23andMe's Troubles: The Spat over Spit

Posted by Pete Shanks December 5, 2013
Biopolitical Times

On November 22, the Food and Drug Administration (FDA) ordered 23andMe to "immediately discontinue marketing" its direct-to-consumer genetic tests unless and until the agency grants it regulatory approval. This is the culmination of more than four years of discussion, in which it seems that the Google-backed company has become increasingly unresponsive.

The Center for Genetics and Society issued a press release welcoming the FDA's action. Executive Director Marcy Darnovsky said:

Our society regulates medical products to protect public health. Without strong public oversight, we're back to the era of snake oil.

Karuna Jaggar, the executive director of Breast Cancer Action (one of the plaintiffs in the successful Supreme Court challenge to the permissibility of patenting human genes), wrote in an article at Huffington Post:

[G]enetic testing is fraught with moral and medical complexity … [and] must adhere to medical rather than business ethics … the FDA has taken a welcome stand to protect public health by insisting that what is clearly a medical service be regulated as such.

Not everyone agreed. GenomeWeb has a roundup of initial reactions: two of the more forceful were "outrageous" (libertarian Ron Bailey of Reason) and "borderline absurd" (Misha Angrist, who used to blog as Genomeboy). Genomics Law Report has useful, and much less dramatic, summaries of the issues (1, 2). Bio-IT World offers a somewhat more speculative collection of opinion, which notes that 23andMe CEO Anne Wojcicki admitted in a blog post that "the regulatory process with the FDA [is] important" and asks pointedly:

If it's so important, why isn't 23andMe participating?

Stanford law professor Hank Greely wondered about that too, highlighting this sentence from the FDA letter:

You have not worked with us toward de novo classification, did not provide the additional information we requested necessary to complete review of your 510(k)s, and FDA has not received any communication from 23andMe since May.

Greely commented:

This sounds as though 23andMe started down the FDA path but, six months ago, not only stopped communicating with the agency but started new and bigger marketing efforts. That sounds as though 23andMe did not just ignore the FDA, but, while walking briskly past it, quickly turned and spat in its face.

Similarly, Forbes' Matthew Herper supports direct-to-consumer genetic testing but headlined his piece:

23andStupid: Is 23andMe Self-Destructing?

That is possible. Less than a week after the FDA letter, a class action lawsuit was filed against the company, citing the letter, and accusing 23andMe of "falsely and misleadingly" advertising their service as providing health services it cannot justify. In the assessment of John Conley, of Genomics Law Report, this is "certainly a case with significant potential." His colleague Jennifer Wagner followed up with more analysis.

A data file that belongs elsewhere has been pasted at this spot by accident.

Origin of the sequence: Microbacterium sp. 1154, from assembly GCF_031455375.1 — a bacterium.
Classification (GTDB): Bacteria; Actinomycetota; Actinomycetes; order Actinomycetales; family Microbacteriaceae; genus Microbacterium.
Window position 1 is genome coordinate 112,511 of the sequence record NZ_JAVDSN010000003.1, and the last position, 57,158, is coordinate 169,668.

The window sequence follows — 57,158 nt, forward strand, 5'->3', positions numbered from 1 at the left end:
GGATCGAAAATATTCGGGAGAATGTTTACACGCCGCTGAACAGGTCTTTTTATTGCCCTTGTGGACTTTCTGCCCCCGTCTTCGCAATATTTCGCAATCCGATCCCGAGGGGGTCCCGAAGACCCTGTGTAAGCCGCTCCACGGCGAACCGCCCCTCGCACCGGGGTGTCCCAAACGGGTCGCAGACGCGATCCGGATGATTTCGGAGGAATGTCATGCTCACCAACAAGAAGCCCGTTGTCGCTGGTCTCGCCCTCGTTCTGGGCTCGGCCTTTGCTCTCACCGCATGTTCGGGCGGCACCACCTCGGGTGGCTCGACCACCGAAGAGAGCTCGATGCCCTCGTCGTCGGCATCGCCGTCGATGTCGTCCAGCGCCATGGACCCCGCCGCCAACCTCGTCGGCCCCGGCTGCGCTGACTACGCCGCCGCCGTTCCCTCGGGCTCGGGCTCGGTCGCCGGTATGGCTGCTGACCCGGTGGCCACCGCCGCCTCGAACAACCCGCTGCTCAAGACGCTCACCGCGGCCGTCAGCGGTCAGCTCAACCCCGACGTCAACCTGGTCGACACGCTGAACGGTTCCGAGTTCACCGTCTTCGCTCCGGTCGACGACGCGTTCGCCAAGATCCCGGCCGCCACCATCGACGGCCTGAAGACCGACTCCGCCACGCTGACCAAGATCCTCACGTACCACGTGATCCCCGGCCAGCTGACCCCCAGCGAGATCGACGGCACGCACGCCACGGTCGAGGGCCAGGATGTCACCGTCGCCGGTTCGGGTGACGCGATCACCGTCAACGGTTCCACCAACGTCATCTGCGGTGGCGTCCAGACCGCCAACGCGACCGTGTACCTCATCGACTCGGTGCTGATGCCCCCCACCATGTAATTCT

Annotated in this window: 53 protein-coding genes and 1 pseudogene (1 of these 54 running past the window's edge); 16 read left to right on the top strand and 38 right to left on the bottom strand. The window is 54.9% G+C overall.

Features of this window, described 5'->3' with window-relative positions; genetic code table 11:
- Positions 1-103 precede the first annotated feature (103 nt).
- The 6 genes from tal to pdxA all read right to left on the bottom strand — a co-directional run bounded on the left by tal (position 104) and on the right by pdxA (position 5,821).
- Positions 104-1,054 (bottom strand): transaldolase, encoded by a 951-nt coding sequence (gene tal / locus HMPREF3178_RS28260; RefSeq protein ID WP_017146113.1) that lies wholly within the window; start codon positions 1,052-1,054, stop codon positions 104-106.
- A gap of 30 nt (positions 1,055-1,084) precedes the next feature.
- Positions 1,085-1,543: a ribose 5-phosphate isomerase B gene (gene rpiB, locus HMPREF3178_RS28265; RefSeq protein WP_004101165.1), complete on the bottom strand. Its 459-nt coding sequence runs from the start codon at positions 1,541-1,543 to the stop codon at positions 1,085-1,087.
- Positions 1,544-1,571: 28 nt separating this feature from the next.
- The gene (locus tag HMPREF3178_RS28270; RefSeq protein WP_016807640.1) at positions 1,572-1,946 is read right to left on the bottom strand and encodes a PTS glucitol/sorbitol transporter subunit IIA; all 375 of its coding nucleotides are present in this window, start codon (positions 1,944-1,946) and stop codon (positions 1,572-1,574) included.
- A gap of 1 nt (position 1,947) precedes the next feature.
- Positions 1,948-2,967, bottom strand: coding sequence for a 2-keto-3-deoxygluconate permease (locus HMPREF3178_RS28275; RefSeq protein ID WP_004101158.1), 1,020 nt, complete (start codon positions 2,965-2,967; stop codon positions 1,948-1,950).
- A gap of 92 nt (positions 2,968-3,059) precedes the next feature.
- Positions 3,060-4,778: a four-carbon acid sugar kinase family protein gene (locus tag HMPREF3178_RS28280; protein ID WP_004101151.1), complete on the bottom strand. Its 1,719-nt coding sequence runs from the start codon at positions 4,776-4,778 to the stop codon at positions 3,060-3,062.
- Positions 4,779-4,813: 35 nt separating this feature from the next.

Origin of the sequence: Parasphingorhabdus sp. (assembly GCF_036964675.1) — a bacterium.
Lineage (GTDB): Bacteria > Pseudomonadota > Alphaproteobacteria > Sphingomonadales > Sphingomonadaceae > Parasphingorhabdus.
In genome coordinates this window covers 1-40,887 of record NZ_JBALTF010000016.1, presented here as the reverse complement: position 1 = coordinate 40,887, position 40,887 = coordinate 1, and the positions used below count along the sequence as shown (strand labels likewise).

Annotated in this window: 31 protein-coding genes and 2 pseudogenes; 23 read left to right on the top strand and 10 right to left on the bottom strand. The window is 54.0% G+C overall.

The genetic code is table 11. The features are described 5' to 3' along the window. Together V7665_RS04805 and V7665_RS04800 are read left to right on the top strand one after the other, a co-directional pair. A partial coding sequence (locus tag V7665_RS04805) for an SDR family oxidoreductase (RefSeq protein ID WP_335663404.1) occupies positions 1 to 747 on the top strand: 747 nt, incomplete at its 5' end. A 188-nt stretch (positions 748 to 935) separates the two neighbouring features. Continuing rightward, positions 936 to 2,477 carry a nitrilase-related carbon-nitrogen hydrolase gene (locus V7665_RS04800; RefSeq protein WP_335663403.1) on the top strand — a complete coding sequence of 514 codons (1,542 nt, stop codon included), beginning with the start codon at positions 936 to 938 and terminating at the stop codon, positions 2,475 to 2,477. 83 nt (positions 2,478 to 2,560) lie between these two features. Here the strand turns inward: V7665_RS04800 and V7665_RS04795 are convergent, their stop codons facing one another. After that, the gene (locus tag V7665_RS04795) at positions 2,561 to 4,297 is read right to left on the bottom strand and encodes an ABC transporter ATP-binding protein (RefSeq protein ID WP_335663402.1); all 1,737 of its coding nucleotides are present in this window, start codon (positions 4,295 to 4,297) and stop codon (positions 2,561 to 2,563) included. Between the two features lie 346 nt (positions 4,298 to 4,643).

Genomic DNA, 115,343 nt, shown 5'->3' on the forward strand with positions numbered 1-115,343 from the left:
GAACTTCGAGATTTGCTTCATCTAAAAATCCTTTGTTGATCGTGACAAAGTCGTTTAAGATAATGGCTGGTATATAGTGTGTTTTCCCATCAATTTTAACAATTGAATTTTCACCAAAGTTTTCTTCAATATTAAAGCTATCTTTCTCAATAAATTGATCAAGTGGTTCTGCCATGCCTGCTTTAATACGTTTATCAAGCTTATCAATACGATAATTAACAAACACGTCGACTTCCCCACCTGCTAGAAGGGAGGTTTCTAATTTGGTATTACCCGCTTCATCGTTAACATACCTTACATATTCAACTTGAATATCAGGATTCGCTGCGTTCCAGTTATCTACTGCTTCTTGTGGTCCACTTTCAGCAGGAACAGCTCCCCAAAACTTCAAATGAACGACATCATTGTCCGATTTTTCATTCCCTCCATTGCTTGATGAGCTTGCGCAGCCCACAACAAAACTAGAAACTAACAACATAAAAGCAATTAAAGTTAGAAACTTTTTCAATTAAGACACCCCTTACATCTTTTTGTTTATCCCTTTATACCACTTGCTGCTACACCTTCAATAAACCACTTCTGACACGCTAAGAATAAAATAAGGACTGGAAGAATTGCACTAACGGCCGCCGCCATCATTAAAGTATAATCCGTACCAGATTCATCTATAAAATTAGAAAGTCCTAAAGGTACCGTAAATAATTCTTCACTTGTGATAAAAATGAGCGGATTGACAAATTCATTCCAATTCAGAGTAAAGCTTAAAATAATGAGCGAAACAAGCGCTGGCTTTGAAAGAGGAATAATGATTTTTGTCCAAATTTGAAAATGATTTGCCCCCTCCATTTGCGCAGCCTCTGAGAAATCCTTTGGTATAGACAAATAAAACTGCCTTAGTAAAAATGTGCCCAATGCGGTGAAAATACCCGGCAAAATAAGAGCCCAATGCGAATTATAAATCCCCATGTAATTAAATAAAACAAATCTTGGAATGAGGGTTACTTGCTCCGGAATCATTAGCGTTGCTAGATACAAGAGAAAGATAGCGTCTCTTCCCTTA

The attorney who filed the suit commented to the Associated Press about the 23andMe business plan:

"It seems to me to be a very thinly disguised way of getting people to pay them to build a DNA database."

CGS has suggested this repeatedly since 2007 (kudos to former staffer Jesse Reynolds). And Charles Seife, writing in Scientific American, sounded a similar note in an article titled "23andMe Is Terrifying, But Not for the Reasons the FDA Thinks":

The Personal Genome Service isn't primarily intended to be a medical device. It is a mechanism meant to be a front end for a massive information-gathering operation against an unwitting public.

Greely, who supports the FDA's move, suspects that the company is transitioning to whole-exome and whole-genome sequencing. That might be a reason that they were — and perhaps still are — stalling the FDA. But it could be a high-risk strategy. John Wilbanks put it succinctly:

I'm a deep believer that genetics generally, and personal sequencing in particular, will drive a marked and permanent change in health. But 23andMe are either there today or they aren't. They dealt the play last summer when they started this process, and advertised it. They've upped it by framing themselves as a daring company. But they're going after the FDA with this strategy. And if you come at the king, you best not miss.

This game is far from over, and the stakes are bigger and broader than the fate of a company that Silicon Valley techno-enthusiasts adore. The clamorous debate about 23andMe's troubles is surfacing questions about genetic hype and the geneticization of health; about the role of public policy in protecting public health; and about whether a glamorous and well-funded company will be permitted to make dubious marketing claims about its product, mislead its customers about its business model, and thumb its nose at the public agency that's mandated to regulate what it's selling.

Previously on Biopolitical Times: